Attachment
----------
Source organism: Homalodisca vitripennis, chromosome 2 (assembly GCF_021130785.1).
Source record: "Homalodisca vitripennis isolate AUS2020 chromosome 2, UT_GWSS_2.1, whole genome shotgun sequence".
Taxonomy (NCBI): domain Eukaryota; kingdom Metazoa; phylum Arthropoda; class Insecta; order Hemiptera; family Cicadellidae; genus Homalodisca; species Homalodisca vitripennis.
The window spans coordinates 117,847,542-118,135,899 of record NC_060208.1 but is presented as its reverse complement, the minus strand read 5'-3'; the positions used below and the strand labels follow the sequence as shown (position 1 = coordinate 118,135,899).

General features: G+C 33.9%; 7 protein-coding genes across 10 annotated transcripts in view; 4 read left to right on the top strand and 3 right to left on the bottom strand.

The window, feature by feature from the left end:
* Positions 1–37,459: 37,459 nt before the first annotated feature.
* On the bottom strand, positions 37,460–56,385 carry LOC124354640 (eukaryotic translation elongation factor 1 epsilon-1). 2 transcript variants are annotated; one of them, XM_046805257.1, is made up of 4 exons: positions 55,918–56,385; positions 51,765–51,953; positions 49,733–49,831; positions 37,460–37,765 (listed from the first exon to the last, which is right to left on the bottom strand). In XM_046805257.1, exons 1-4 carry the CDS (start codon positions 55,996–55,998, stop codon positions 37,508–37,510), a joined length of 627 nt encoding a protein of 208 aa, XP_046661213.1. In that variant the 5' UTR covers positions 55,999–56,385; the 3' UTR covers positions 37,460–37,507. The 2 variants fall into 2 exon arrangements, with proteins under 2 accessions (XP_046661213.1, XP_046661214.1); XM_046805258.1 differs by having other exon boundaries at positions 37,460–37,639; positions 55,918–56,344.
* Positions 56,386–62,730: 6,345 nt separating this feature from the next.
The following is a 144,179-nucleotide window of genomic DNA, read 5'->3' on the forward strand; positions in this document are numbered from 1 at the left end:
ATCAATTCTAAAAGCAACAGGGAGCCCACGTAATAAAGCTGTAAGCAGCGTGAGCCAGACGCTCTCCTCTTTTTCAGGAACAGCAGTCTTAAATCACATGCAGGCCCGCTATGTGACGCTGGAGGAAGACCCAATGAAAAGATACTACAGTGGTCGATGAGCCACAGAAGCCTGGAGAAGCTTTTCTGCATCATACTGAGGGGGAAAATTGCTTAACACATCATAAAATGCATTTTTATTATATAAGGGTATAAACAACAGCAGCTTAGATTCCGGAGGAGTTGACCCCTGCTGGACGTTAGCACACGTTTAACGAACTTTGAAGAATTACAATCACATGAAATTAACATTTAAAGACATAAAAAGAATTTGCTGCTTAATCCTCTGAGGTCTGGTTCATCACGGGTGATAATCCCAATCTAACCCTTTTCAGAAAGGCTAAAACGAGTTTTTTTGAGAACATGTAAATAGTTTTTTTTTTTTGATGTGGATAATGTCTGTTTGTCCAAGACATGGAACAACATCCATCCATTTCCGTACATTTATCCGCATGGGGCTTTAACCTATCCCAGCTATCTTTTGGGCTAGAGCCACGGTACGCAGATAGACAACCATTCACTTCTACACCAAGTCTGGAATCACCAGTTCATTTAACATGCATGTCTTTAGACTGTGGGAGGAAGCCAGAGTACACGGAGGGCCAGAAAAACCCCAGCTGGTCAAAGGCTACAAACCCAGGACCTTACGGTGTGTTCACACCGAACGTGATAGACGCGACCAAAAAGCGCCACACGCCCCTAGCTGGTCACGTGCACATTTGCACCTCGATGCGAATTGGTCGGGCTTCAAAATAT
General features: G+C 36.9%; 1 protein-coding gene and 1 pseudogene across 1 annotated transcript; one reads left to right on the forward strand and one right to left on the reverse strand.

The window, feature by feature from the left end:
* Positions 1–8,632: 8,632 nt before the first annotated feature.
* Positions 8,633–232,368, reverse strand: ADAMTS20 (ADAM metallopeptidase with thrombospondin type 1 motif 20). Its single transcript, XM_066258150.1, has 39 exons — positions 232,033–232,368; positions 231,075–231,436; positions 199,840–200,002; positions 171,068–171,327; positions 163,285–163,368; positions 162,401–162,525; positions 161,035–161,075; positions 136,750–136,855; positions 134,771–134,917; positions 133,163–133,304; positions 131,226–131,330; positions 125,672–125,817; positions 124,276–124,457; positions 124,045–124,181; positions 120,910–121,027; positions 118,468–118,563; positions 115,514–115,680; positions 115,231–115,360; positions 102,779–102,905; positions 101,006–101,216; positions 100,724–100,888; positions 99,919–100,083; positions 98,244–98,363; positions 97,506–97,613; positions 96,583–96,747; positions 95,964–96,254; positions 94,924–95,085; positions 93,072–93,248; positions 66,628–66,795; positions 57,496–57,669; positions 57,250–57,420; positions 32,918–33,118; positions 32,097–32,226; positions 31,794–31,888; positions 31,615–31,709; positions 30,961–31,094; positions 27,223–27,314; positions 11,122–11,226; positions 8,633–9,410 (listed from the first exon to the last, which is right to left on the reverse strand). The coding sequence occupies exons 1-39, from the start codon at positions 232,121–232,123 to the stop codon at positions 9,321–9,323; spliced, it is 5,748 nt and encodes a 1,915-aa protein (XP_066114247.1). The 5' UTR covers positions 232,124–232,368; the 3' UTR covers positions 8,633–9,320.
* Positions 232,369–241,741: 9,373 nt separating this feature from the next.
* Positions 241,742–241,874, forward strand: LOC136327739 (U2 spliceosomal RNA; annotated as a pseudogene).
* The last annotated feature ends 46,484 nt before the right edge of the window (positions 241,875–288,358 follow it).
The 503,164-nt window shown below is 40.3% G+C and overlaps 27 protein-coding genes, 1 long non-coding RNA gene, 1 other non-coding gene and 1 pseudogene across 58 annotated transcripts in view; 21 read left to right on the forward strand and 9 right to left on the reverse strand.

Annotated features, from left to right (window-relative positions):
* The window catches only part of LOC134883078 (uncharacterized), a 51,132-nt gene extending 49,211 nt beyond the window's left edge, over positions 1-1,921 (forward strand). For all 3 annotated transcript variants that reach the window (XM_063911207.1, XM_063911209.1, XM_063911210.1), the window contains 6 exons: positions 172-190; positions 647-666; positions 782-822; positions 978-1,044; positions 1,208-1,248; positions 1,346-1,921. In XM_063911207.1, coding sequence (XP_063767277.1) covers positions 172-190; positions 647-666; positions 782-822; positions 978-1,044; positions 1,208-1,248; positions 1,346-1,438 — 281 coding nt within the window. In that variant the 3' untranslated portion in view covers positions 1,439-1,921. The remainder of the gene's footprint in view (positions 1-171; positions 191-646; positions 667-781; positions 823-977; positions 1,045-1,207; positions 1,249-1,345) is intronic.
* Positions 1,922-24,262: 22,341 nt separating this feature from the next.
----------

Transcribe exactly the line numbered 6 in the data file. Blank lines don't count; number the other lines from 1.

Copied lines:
The window, feature by feature from the left end: